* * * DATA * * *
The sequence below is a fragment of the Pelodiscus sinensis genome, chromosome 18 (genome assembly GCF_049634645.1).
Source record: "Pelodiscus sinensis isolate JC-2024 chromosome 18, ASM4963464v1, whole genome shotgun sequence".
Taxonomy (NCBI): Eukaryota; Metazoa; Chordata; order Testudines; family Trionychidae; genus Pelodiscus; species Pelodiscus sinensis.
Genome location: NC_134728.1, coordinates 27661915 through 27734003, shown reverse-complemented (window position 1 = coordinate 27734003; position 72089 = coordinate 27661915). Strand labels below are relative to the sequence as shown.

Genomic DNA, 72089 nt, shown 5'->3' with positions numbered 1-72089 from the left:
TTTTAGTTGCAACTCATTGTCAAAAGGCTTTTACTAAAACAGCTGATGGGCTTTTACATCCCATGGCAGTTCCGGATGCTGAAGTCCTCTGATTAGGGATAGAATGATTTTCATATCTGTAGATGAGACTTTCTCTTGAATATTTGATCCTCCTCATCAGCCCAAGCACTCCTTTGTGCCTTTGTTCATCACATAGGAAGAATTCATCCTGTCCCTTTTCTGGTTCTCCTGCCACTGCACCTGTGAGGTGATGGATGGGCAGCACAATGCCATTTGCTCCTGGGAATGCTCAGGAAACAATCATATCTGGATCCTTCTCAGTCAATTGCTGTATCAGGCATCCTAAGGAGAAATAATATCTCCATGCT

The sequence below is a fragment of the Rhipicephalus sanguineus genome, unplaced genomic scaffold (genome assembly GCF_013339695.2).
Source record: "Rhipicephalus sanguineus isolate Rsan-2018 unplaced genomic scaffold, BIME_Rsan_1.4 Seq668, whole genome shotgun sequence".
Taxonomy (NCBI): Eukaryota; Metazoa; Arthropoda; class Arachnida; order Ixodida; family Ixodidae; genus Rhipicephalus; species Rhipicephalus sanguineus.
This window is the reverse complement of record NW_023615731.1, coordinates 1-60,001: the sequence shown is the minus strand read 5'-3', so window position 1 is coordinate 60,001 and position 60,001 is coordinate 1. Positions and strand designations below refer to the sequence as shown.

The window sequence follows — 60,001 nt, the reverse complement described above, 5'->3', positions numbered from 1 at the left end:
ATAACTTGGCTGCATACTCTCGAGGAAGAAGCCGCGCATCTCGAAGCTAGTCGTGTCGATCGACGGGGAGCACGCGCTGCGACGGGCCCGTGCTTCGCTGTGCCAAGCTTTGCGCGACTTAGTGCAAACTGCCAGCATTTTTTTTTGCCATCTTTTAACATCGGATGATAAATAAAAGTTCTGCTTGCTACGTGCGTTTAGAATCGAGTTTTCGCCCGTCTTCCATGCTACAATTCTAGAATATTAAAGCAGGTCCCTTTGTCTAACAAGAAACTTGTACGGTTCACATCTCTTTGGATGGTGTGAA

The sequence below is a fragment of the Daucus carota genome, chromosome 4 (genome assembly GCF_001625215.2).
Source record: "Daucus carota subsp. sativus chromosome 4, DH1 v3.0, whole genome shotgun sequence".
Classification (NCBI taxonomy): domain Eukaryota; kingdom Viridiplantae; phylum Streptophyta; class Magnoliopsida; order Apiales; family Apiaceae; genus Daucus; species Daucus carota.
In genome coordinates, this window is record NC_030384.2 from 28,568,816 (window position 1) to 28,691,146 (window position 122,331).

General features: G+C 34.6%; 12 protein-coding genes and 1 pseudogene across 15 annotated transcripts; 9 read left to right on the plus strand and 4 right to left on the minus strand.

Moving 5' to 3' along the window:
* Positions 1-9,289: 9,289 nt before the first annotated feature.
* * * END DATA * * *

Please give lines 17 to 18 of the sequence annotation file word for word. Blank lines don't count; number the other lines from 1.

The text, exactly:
General features: G+C 34.6%; 12 protein-coding genes and 1 pseudogene across 15 annotated transcripts; 9 read left to right on the plus strand and 4 right to left on the minus strand.

Moving 5' to 3' along the window: